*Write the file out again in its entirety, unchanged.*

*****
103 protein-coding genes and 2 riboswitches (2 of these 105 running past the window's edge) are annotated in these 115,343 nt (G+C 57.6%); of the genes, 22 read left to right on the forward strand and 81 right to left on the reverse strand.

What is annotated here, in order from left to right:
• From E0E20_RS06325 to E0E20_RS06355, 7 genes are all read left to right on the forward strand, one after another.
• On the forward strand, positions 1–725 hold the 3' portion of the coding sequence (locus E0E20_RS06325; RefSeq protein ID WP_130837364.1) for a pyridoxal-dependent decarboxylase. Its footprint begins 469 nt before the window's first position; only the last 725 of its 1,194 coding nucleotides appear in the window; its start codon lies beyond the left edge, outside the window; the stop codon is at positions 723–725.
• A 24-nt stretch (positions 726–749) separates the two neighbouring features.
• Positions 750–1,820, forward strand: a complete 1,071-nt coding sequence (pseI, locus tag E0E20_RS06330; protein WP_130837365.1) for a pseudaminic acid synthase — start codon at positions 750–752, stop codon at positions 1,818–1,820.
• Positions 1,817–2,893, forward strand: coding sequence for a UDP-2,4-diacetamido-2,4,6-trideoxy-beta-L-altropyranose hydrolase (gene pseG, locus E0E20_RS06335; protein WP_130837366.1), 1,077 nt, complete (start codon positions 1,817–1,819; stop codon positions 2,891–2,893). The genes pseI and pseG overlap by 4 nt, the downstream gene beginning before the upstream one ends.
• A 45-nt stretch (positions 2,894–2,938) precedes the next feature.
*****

103 protein-coding genes and 2 riboswitches (2 of these 105 running past the window's edge) are annotated in these 115,343 nt (G+C 57.6%); of the genes, 22 read left to right on the forward strand and 81 right to left on the reverse strand.

What is annotated here, in order from left to right:
• From E0E20_RS06325 to E0E20_RS06355, 7 genes are all read left to right on the forward strand, one after another.
• On the forward strand, positions 1–725 hold the 3' portion of the coding sequence (locus E0E20_RS06325; RefSeq protein ID WP_130837364.1) for a pyridoxal-dependent decarboxylase. Its footprint begins 469 nt before the window's first position; only the last 725 of its 1,194 coding nucleotides appear in the window; its start codon lies beyond the left edge, outside the window; the stop codon is at positions 723–725.
• A 24-nt stretch (positions 726–749) separates the two neighbouring features.
• Positions 750–1,820, forward strand: a complete 1,071-nt coding sequence (pseI, locus tag E0E20_RS06330; protein WP_130837365.1) for a pseudaminic acid synthase — start codon at positions 750–752, stop codon at positions 1,818–1,820.
• Positions 1,817–2,893, forward strand: coding sequence for a UDP-2,4-diacetamido-2,4,6-trideoxy-beta-L-altropyranose hydrolase (gene pseG, locus E0E20_RS06335; protein WP_130837366.1), 1,077 nt, complete (start codon positions 1,817–1,819; stop codon positions 2,891–2,893). The genes pseI and pseG overlap by 4 nt, the downstream gene beginning before the upstream one ends.
• A 45-nt stretch (positions 2,894–2,938) precedes the next feature.